Golfing legend Arnold Palmer died Sunday afternoon in Pittsburgh, his longtime spokesman and friend Doc Giffin told ESPN. Palmer was 87.

“I’m just so heartbroken about it,” Giffin said. “As much as Arnold Palmer meant to the world, he meant that much and more to me.”

According to his longtime agent, Alastair Johnston, Palmer died of complications from heart problems. Johnston said Palmer was admitted to the University of Pittsburgh Medical Center Presbyterian on Thursday for some cardiovascular work and weakened over the past few days.

Palmer, who was nicknamed “The King,” won seven major championships during his professional career, which spanned more than five decades. He won the Masters four times, The Open twice and the U.S. Open once.

“We are deeply saddened by the death of Arnold Palmer, golf’s greatest ambassador,” the United States Golf Association said in a statement. “Arnold Palmer will always be a champion, in every sense of the word. He inspired generations to love golf by sharing his competitive spirit, displaying sportsmanship, caring for golfers and golf fans and serving as a lifelong ambassador for the sport.

“Our stories of him not only fill the pages of golf’s history books and the walls of the museum but also our own personal golf memories. The game is indeed better because of him and, in so many ways, will never be the same.”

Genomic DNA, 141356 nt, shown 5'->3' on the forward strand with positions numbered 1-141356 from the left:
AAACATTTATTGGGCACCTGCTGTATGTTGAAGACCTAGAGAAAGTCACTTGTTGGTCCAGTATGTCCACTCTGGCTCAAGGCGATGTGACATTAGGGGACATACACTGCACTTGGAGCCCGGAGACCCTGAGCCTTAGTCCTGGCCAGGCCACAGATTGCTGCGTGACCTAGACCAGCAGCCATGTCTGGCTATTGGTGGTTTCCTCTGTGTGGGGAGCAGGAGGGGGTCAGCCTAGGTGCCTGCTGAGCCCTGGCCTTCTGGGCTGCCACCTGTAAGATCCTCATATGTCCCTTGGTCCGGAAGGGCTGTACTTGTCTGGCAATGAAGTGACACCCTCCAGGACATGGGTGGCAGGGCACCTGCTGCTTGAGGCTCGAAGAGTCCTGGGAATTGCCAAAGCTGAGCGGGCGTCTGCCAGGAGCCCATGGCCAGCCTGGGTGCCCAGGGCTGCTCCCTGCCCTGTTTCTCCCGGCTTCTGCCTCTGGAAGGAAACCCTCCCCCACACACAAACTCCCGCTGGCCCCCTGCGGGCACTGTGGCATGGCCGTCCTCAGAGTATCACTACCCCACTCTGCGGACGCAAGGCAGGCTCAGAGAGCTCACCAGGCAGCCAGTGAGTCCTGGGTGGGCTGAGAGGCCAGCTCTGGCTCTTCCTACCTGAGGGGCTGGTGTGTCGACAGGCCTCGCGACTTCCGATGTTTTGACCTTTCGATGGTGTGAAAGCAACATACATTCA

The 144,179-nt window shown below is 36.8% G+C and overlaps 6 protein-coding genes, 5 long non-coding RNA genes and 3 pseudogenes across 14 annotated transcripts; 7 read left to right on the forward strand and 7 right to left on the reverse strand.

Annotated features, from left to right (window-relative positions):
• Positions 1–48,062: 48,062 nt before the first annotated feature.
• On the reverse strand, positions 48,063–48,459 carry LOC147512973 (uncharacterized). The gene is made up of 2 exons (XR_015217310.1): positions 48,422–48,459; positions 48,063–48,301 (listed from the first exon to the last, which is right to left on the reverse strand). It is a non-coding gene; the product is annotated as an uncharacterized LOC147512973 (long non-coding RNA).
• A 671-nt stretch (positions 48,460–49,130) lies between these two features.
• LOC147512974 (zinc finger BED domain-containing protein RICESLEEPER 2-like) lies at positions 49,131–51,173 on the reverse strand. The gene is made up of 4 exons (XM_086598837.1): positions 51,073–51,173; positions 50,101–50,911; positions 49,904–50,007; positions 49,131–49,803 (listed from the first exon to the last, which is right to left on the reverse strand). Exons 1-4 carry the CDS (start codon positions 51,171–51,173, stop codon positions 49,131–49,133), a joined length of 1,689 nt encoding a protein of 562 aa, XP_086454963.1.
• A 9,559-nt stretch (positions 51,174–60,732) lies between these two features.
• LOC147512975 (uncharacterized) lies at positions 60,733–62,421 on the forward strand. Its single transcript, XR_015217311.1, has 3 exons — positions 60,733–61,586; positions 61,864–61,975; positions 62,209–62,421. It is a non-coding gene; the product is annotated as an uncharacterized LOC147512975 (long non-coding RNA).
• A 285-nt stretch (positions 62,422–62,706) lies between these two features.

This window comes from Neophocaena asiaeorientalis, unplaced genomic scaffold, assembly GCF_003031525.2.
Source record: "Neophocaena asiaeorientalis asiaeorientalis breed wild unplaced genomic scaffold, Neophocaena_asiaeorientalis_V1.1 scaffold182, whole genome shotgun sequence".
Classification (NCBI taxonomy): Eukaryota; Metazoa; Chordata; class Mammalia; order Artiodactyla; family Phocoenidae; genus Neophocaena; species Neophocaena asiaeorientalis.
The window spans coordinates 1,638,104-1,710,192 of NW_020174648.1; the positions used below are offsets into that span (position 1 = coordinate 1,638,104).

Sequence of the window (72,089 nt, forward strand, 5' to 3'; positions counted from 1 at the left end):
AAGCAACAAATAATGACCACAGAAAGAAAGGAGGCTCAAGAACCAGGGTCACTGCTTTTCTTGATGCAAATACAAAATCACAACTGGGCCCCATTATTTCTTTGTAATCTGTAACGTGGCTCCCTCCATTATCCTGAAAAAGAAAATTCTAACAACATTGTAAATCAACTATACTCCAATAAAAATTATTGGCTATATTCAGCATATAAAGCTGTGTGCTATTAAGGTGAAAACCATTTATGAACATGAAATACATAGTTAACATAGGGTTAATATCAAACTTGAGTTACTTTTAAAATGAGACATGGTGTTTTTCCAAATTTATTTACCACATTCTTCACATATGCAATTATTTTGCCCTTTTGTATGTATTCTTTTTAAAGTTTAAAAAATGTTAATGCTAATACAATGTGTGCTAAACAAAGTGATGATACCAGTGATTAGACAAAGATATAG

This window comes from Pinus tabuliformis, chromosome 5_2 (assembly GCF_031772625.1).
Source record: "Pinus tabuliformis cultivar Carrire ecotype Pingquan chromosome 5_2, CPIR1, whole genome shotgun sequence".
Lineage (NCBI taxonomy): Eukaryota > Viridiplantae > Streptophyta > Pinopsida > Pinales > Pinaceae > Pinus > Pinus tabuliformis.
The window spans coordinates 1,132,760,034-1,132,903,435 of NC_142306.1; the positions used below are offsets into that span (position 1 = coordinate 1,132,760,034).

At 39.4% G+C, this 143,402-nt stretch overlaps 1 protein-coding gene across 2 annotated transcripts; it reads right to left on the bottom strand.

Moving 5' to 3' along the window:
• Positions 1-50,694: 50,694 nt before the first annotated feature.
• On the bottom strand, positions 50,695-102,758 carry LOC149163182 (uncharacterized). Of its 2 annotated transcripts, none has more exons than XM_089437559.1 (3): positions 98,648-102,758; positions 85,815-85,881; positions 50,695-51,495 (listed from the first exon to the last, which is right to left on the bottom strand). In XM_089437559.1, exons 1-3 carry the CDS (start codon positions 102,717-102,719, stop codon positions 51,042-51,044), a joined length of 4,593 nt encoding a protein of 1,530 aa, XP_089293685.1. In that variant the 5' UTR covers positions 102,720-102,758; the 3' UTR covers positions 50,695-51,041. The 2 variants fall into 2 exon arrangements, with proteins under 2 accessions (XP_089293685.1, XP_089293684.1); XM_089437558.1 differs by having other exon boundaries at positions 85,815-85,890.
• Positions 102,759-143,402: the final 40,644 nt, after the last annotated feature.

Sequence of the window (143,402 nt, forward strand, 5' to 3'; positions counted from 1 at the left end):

President Barack Obama reacted to Palmer’s death in a tweet Sunday night.

Palmer was born Sept. 10, 1929, in Latrobe, Pennsylvania, the oldest of four children. His father, Deacon, became the greenskeeper at Latrobe Country Club in 1921 and the club pro in 1933.

Palmer began his professional career in 1954. He quickly picked up his first PGA Tour win at the 1955 Canadian Open in his rookie season, and his first-round 64 remained the best opening round of his career.

He went on to win 62 titles on the PGA Tour, fifth-most all time, and 92 including international and senior victories. He was PGA Player of the Year twice (1960 and ’62) and the tour’s leading money winner four times, with total tournament earnings of almost $7 million.

Like Palmer, USGA executive director and CEO Mike Davis grew up in western Pennsylvania. He remembered Palmer in a statement Monday morning.

“Arnold never wavered in his love for the game, from his time as an amateur until my last visit with him a few weeks ago,” Davis said. “His legacy reaches far beyond his playing career, as a lifelong ambassador for our sport. It is hard to think of anyone who had done more for golf. The game is better because of him, and in many ways will never be the same.”